The thymus is a small organ at the top of the chest, in which T cells develop. These developing T cells are exposed to practically all of the possible proteins that they may encounter in the body. This exposure ensures that T cells recognizing the body’s own antigens are deleted, as they constitute a potential threat and may cause autoimmunity, whereas functionally competent T cells that do not bind any of the self-proteins survive. Traditionally, most attention has been paid to the thymic epithelial cells, which are primarily responsible for this process. However, the thymus could not form without a network of fibroblast cells to form this critical support structure. Until recently those fibroblasts were relegated to supporting players within the thymus.
The new study from the Holländer’s Group at the Department of Paediatrics and MRC Weatherall Institute of Molecular Medicine (now at the Institute of Developmental and Regenerative Medicine), use single cell sequencing approaches to focus on those frequently overlooked fibroblasts cell-by-cell across mouse and human development. Far from being dull structural cells, fibroblasts in the thymus are now appreciated to have a wide variety of features that allow them to be classified into separate subtypes (Fig. 1a). Moreover, the proportion of these fibroblast subtypes within the thymus changes dramatically over the ageing process (Fig. 1b). This suggests that dynamic changes in fibroblast subtypes are important in shaping the thymus as it develops.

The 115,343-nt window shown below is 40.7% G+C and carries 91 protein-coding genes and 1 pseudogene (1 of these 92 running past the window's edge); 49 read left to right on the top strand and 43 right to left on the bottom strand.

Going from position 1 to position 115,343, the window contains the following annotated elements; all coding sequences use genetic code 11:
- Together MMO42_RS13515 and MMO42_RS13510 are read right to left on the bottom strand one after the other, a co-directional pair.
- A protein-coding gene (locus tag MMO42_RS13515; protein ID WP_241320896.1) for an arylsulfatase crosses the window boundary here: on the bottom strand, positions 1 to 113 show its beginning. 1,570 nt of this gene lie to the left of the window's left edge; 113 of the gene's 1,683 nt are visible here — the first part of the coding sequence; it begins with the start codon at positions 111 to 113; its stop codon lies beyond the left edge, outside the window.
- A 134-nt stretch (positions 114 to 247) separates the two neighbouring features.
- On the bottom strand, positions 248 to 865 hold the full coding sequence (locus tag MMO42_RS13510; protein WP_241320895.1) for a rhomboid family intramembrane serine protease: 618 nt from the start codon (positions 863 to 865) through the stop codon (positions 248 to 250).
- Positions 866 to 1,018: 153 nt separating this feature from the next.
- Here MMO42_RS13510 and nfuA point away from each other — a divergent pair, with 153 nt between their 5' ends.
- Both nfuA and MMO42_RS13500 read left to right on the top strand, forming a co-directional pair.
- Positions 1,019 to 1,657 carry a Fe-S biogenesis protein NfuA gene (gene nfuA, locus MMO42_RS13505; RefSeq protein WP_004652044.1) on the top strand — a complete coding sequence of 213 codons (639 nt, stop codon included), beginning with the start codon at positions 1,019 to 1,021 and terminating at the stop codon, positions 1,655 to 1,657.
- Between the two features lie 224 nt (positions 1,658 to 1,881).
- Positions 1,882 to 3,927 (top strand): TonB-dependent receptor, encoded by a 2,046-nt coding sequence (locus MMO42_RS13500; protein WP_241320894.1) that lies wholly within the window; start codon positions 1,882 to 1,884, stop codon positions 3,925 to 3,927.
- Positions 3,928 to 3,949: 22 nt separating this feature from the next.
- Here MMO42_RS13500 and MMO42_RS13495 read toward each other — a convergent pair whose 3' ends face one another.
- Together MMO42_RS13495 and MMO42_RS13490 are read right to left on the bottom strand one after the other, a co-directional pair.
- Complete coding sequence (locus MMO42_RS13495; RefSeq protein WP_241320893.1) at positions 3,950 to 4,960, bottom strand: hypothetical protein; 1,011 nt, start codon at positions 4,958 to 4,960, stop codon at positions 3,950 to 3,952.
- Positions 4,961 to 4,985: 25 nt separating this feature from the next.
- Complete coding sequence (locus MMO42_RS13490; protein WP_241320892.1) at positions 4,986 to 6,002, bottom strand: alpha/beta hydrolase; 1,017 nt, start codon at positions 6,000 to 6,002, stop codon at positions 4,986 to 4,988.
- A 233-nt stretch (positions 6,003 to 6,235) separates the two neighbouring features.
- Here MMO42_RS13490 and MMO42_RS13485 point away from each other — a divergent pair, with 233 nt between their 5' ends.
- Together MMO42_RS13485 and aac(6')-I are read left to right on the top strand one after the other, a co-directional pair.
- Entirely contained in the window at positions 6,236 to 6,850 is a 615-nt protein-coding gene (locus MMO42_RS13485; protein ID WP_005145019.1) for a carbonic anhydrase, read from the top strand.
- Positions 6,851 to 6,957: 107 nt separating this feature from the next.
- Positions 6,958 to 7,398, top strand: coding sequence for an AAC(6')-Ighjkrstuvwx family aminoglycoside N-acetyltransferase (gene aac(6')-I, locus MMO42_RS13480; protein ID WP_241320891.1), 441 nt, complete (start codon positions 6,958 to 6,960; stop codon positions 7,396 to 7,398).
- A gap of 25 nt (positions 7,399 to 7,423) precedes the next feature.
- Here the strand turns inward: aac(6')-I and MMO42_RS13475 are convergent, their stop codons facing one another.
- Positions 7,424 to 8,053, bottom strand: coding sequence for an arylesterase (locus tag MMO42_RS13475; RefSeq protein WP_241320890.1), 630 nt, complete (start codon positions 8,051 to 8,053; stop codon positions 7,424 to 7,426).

In tandem, the authors noticed that a group of cells expressing genes characteristic of neural crest cells were found in both mouse and human thymus samples. These were previously shown to be vital in the development of blood vessels within the thymus. Handel and colleagues used bioinformatic tools to show that substances produced by the neural crest cells and cells around blood vessels were important in driving the ageing process. Additionally, by using a novel single cell method of relating gene expression to the accessibility of DNA to gene regulatory factors, this study was able to identify key regions determining the control of master regulators of neural crest cell identity through testing the extent to which accessibility of DNA near the SOX10 gene could predict its expression.
Changes in fibroblast subtypes were also seen to be important in the DiGeorge syndrome, one of the commonest genetic conditions affecting the thymus. The authors showed that mice which were engineered to have genetic changes characteristic of the DiGeorge syndrome had lost many cells from within specific fibroblast subtypes, particularly those that make up blood vessels. DiGeorge syndrome has previously been shown to cause problems in neural crest development, so it is likely that the changes in neural crest signalling over age identified in the paper may also impact on thymic development in this genetic disorder.
Overall, they show that structural cells in the thymus should never be considered boring.
This news item is adapted from the Department of Paediatrics.